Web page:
IT ALMOST feels like old times. Before Saddam Hussein invaded Kuwait in 1990, Gulf Arabs partied on the banks of the Shatt al-Arab river in southern Iraq. Many owned villas in the fields around Basra and took Iraqi wives. Now, after a break of three decades, they are back. Saudi Arabia is putting the finishing touches on a consulate in Basra’s Sheraton hotel, where Iraqi crooners sing love songs and waiters dance. Last month a dozen Saudi poets travelled to Basra for a literary festival.
Air links between Saudi Arabia and Iraq have also resumed, with 140 flights each month. Several state-owned businesses, including SABIC, the Saudi petrochemical giant, are registering offices in Baghdad. At a conference in Kuwait last month, the Saudi foreign minister, Adel al-Jubeir, pledged $1bn in loans and $500m in export credit to support Iraq’s reconstruction after the war with Islamic State (IS).
Saudi interest was initially pricked by America, which has been marshalling Gulf support to help stem Iran’s push west. It was a hard sell. Iraq, under Saddam, threatened to invade Saudi Arabia. More recently, it has allowed Shia militias backed by Iran to set up camp on the Saudi border. In response the kingdom, which considers itself the region’s Sunni champion, is accused of bankrolling Sunni jihadists in Iraq.
But Muhammad bin Salman, the Saudi crown prince, is shaking the kingdom from its sectarian logic. In 2015 he was central to restoring diplomatic relations and last year reopened the kingdom’s borders with Iraq. He has shifted money from Sunni politicians to more effective Shia ones. He has even hosted Muqtada al-Sadr, a Shia cleric, and Qasim al-Araji, Iraq’s interior minister who is close to Iran. Diplomats note the disparity in help offered by Saudi Arabia and Iran, which pledged nothing at the conference in Kuwait. “Having failed to outfight Iran, the Saudis now want to outspend it,” says a delighted Iraqi official.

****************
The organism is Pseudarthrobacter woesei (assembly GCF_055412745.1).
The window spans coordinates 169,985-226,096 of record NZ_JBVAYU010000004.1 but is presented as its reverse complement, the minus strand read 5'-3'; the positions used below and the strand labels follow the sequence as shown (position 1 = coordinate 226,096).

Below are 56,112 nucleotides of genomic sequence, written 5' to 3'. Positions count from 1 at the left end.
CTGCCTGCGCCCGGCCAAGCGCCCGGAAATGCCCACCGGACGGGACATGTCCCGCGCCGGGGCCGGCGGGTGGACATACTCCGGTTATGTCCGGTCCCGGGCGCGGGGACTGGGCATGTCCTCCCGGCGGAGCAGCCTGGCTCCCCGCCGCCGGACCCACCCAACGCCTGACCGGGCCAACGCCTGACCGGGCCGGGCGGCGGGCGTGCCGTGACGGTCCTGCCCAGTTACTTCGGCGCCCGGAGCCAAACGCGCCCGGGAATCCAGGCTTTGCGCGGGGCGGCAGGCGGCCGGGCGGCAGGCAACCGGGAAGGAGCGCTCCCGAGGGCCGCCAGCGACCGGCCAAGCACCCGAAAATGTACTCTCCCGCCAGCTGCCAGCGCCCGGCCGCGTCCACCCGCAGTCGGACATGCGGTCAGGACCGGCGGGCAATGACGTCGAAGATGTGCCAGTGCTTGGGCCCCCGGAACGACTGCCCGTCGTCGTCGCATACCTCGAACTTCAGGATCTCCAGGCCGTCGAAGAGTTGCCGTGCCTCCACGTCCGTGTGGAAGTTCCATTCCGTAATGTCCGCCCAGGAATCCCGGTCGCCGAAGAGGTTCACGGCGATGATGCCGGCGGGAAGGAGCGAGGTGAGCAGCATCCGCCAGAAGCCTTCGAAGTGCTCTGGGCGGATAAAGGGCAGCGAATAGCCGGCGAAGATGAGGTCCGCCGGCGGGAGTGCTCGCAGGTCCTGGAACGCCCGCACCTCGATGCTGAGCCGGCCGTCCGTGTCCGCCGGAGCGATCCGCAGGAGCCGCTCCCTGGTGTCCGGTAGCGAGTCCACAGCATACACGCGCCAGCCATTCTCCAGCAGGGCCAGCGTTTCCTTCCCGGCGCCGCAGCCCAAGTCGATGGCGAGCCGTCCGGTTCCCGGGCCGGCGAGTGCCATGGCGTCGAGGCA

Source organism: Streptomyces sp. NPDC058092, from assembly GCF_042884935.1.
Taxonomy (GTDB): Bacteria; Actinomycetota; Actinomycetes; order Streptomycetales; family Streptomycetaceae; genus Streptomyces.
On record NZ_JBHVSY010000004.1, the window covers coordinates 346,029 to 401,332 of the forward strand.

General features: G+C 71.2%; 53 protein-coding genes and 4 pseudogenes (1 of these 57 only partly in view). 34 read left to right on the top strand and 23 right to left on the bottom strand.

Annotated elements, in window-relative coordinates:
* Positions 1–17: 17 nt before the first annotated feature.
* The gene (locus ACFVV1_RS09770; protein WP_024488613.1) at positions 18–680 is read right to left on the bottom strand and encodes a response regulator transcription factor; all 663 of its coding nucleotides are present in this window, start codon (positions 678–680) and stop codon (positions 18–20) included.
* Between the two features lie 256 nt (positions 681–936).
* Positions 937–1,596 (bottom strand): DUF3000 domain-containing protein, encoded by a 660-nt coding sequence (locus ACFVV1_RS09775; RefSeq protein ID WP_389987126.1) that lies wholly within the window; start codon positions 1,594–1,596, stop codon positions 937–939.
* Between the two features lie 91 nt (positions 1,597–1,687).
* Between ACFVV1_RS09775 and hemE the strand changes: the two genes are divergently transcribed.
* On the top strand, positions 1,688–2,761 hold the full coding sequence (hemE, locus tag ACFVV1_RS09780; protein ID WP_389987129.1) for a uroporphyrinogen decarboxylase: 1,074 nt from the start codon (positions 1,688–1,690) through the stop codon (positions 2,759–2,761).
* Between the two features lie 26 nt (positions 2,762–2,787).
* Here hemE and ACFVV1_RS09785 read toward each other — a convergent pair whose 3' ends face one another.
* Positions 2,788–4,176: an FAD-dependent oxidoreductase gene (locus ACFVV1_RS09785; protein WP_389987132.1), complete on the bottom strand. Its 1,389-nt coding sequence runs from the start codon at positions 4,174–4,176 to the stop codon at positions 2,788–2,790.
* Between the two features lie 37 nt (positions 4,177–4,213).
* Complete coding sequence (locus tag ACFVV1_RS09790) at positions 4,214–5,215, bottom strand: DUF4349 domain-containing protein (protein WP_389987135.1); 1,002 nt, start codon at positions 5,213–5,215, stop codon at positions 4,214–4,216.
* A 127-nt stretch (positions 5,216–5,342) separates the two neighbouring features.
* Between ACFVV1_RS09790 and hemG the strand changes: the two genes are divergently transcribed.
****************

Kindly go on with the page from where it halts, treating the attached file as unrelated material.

In a country where Shia Arabs make up the majority of the population, Iran has sought influence by stoking sectarianism and gaining the allegiance of Shias. Saudi Arabia wants to win them back by reviving the country’s Arab identity, and setting Iraqis against Persian Iran. Arab nationalism was largely smothered when Iraq’s former ruling Baath party was banned in 2003.
Much of the focus is on Basra, which is Iraq’s richest province. Projects earmarked by the Saudis for investment include Basra’s moribund petrochemical plant, which could help wean Iraq off Iranian products. Saudis have also eyed the scrub along the border, which the kingdom wants to turn into fertile fields by tapping underground aquifers. Iraqi officials hope it will finance railroads and reopen the pipeline that, until 1990, shuttled Iraq’s oil to the Red Sea.
Southern Iraq has drifted so far into Iran’s orbit that highways are named after the late Ayatollah Ruhollah Khomeini, leader of Iran’s Islamic revolution; Iranian-backed Shia parties rule the roost. But some in Tehran are nervous, recalling how Saudi Arabia goaded Iraq’s Arabs, even Shias, to wage an eight-year war on Khomeini’s Iran beginning in 1980. Iranian businessmen worry about fresh competition for Iraq’s market, their second largest for non-oil products after China.
So to tie Iraq even closer, Iran has opened a free-trade zone next to the Shalamcheh crossing near Basra. It has unilaterally lifted visa requirements for Iraqis to ease their shopping sprees in Khuzestan, on the border. The collapse of Iran’s currency has sucked in custom. Iraq imports over 100 times more from Iran than it exports, in terms of value.
Meanwhile, Iranian-backed factions in Iraq are trying to sully the rapprochement with Saudi Arabia. Their politicians cite the 3,000 or so Saudis who joined IS. “How can we welcome our killers?” asks a militiaman in Basra. Clerics in Najaf have dithered on the kingdom’s request to open a consulate in the Shias’ holiest city.
But overall the Saudi charm offensive has proven popular. For all their sectarian bonds with Iranian Shias, the people of Basra fought on the front lines of Iraq’s brutal war with Iran. Many view Iranian engagement as colonisation. And even militias are swayed by the prospect of more commerce. Saudi investors, they hope, will need protection and help dealing with the country’s tortuous bureaucracy.
Haider al-Abadi, Iraq’s prime minister, seems happy to juggle the regional rivalry. His security forces reportedly confiscated posters, printed by a pro-Iranian group, that denounced the Saudi consulate in Basra. But the kingdom may need more reassuring. To date it has done little more than window-shop for potential investments. It will probably wait until after the Iraqi elections in May before signing any deals.
Other Gulf states dismiss Iraq as a corrupt black hole. The young Prince Muhammad, too, might lack the strategic patience to see through his initiative. But if the Saudis were hoping for a quick win, their first football match in Iraq for nearly 40 years offers a salutary reminder. The Saudi players paraded across the pitch in Basra holding Iraqi scarves aloft. In the end, though, they got a thrashing, losing 4-1.
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